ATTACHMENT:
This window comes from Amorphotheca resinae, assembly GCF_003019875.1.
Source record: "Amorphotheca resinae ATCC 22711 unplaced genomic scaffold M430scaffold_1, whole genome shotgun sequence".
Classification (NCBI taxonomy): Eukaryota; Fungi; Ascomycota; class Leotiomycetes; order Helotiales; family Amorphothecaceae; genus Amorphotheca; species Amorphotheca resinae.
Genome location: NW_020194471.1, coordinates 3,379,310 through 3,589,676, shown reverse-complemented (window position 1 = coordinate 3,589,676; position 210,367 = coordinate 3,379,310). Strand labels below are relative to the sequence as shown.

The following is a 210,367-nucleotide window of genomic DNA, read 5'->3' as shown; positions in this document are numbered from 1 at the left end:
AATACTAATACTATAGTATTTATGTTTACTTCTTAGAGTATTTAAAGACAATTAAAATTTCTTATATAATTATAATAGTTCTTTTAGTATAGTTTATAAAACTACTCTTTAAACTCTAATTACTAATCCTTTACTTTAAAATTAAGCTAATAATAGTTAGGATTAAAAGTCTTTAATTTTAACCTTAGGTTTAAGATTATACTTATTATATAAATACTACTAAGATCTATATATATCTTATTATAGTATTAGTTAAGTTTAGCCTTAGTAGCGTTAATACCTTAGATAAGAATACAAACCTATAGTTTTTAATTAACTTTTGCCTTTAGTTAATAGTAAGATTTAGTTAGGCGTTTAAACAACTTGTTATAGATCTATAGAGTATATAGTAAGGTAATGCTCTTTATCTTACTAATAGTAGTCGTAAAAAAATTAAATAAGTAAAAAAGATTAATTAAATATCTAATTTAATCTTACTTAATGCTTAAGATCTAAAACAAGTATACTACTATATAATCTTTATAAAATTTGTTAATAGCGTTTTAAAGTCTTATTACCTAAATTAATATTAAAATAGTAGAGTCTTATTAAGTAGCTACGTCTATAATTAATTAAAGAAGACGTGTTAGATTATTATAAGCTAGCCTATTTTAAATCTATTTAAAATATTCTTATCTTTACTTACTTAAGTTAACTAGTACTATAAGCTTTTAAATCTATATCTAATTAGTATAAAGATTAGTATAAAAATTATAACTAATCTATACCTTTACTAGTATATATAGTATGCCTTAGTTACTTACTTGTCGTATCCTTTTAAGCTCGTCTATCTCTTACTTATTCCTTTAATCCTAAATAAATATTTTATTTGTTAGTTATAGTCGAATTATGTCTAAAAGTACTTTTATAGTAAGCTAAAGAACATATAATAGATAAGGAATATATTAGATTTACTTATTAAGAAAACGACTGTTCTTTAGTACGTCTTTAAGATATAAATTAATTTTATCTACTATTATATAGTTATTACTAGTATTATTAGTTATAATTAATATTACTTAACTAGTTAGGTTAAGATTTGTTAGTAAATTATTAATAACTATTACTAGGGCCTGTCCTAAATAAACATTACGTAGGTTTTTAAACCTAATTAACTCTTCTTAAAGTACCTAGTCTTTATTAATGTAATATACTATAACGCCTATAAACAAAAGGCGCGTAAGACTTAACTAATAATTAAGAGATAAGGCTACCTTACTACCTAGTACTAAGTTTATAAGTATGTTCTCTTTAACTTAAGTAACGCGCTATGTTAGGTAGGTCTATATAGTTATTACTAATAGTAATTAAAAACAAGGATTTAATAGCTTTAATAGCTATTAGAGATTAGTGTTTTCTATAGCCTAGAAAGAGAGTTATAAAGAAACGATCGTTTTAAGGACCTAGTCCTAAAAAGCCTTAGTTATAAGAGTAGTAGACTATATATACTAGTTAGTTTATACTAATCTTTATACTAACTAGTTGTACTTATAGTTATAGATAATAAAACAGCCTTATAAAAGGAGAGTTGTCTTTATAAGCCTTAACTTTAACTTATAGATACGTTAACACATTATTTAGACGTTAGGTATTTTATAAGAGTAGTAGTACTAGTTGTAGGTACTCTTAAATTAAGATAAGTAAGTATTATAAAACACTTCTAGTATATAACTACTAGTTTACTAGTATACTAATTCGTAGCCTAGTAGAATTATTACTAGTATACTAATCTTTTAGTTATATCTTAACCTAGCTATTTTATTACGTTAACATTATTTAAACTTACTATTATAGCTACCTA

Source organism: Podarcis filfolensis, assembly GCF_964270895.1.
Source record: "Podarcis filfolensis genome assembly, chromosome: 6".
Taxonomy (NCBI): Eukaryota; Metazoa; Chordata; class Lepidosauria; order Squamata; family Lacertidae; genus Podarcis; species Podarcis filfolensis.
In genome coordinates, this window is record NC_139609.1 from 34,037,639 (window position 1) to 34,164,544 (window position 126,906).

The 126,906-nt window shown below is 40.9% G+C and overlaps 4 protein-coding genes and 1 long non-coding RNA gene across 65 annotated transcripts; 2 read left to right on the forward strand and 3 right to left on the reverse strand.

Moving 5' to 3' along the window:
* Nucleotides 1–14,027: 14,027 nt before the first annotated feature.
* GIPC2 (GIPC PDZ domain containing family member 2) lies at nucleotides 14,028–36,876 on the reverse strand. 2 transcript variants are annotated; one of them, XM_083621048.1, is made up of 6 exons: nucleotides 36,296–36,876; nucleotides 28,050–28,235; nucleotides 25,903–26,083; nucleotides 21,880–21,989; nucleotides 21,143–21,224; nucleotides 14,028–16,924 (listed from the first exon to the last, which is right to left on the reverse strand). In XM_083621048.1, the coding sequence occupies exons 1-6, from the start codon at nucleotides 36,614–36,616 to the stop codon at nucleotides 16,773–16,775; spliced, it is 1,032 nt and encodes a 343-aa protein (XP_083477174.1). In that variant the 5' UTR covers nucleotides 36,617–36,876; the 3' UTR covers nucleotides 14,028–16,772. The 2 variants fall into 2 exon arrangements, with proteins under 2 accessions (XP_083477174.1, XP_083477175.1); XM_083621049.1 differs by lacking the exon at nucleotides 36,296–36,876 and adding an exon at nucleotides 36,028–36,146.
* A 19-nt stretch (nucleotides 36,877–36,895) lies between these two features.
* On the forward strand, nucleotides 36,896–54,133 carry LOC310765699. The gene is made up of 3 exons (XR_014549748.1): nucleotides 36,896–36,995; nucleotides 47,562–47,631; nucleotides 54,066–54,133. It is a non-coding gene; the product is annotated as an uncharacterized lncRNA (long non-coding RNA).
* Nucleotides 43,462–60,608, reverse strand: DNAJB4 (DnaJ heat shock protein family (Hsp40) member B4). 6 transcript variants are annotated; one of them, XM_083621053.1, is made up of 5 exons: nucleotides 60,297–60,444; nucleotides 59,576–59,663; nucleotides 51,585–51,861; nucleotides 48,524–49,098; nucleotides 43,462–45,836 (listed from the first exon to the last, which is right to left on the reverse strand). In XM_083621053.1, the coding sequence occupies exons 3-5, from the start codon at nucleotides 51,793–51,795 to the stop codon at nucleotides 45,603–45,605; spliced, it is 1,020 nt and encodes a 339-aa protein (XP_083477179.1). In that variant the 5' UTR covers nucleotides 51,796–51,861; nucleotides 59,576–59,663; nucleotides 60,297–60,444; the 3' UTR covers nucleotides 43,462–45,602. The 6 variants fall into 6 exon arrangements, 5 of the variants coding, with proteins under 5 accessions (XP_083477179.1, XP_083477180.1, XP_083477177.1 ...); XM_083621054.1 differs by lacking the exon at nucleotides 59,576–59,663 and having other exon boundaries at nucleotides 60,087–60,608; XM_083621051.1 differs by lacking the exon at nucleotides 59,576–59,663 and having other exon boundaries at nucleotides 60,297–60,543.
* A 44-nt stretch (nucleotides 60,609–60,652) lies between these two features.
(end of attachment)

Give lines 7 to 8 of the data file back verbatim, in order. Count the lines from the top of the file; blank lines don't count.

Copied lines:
Source organism: Podarcis filfolensis, assembly GCF_964270895.1.
Source record: "Podarcis filfolensis genome assembly, chromosome: 6".